A self-guided walking tour of lynching sites? Wow. That actually sounds amazing and important. Forcing us to recognize the dark histories on the landscapes we take for granted has tremendous value in making us confront our national racist past and how whites benefit from that historical racism and white privilege today.

In Case Your Day Has Gone Too Well

[ 26 ] December 6, 2012 |

Thought it was worth darkening your day by pointing you to this handy online calendar of mine disasters in American history. See how many miners were killed on the birthdays of you and your loved ones!

This Day in Labor History: December 6, 1865

[ 33 ] December 6, 2012 |

On December 6, 1865, the legislature of Georgia ratified the 13th Amendment to the Constitution, ending slavery. Arguably, the single most important event in the history of American labor, the official end to slavery closed a chapter in the nation’s race-based labor system, a system that still remains in important forms to the present.

I hardly need to go into great detail on the history of slavery and I’d rather leave the details of specific events to individual posts in this series (see here, here, and here for other slavery posts). But let us the review the general outlines of what slavery meant–the right of the employer to do whatever they want with labor. Kill it. Rape it. Impregnate it and own the offspring. Beat it. Gamble it away. Dehumanize it. Whatever. It’s all open game when labor becomes property. When the employer can base this slavery on difference and then naturalize that through racism, even better because it creates solidarity between those who don’t share that difference, regardless of whether they have personal investments in human capital. As I’ve said in the past about the southern argument that lots of Civil War soldiers didn’t own slaves–just because they didn’t own slaves doesn’t mean they didn’t want to own slaves.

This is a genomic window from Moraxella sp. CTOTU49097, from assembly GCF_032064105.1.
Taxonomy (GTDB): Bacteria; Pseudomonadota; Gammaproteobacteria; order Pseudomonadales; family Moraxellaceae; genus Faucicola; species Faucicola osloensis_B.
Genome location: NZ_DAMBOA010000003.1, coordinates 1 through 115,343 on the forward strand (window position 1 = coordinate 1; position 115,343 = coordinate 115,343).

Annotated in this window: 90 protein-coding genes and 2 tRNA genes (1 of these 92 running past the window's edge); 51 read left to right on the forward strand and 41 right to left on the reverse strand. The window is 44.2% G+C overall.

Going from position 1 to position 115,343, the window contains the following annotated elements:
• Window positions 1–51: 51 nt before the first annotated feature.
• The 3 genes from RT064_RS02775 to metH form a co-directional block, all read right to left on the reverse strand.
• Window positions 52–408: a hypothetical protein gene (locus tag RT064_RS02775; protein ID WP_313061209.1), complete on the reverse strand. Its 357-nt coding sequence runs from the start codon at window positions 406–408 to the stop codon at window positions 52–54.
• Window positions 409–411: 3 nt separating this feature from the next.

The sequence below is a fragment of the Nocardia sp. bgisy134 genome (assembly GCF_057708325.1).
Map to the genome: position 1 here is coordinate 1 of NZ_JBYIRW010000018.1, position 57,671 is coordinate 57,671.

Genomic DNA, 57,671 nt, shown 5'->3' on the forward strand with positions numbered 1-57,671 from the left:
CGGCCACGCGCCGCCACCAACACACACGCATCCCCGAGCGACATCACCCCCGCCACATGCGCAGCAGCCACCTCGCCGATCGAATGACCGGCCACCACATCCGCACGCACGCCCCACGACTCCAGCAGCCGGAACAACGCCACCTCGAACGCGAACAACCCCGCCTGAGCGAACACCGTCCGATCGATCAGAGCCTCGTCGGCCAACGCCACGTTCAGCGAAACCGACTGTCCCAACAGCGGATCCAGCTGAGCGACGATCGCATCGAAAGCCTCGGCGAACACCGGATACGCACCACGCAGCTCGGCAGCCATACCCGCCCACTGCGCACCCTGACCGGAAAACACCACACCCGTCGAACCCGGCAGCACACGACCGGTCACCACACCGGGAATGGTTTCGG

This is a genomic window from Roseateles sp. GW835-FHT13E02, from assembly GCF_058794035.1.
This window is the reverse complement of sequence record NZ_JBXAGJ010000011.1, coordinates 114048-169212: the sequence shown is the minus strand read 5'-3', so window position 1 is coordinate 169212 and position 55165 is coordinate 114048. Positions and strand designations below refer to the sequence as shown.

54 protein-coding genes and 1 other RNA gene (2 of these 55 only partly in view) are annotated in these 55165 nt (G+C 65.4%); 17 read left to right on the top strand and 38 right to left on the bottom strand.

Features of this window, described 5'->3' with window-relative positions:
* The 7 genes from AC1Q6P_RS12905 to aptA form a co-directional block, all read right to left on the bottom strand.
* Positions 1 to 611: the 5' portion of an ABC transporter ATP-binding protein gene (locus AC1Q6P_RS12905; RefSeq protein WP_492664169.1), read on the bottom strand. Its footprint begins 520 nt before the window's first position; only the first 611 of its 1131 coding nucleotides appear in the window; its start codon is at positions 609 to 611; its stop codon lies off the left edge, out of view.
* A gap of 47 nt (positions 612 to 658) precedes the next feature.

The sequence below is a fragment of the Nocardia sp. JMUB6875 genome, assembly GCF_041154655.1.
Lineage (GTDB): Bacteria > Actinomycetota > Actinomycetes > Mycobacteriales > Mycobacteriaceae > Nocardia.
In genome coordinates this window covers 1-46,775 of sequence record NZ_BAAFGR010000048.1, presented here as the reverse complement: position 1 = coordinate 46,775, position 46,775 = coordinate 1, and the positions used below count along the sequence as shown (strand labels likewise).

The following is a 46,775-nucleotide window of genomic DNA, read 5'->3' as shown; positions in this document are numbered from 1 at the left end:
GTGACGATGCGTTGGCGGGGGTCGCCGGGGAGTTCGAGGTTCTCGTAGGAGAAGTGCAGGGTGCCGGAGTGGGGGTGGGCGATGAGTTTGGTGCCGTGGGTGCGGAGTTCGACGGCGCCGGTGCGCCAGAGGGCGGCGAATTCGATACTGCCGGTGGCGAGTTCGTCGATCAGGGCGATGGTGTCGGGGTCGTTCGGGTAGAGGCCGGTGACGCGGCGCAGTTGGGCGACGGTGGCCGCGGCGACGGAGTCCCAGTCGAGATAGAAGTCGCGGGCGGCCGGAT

We are in a moment when the connection between Abraham Lincoln and the 13th Amendment are strong in the public mind because of the Spielberg film, which I have yet to see. There’s no question that Lincoln played a key role in it passing Congress, something he was only able to do of course because the majority of the opposition had seceded from the nation and were no longer part of Congress. But slaves effectively ended the institution themselves during the war. African-Americans, north and south, free and slave, knew what the war meant from the moment it started. Slaves poured out of Maryland into newly emancipated Washington, D.C., knowing that a Union victory would mean the effective end of the institution. They fled to Union lines at every opportunity, well before Lincoln would allow the military to free them. They volunteered for the Union Army by the tens of thousands, facing the institutionalized racism of that institution in order to do whatever they could to free their families and comrades in the South, whether by holding a gun or digging a latrine. Of course none of this was possible without the U.S. government declaring slavery no longer the black labor policy of the nation. Credit for the end of slavery goes to many people, including many long forgotten African-Americans who may have nothing but walked away at the first opportunity.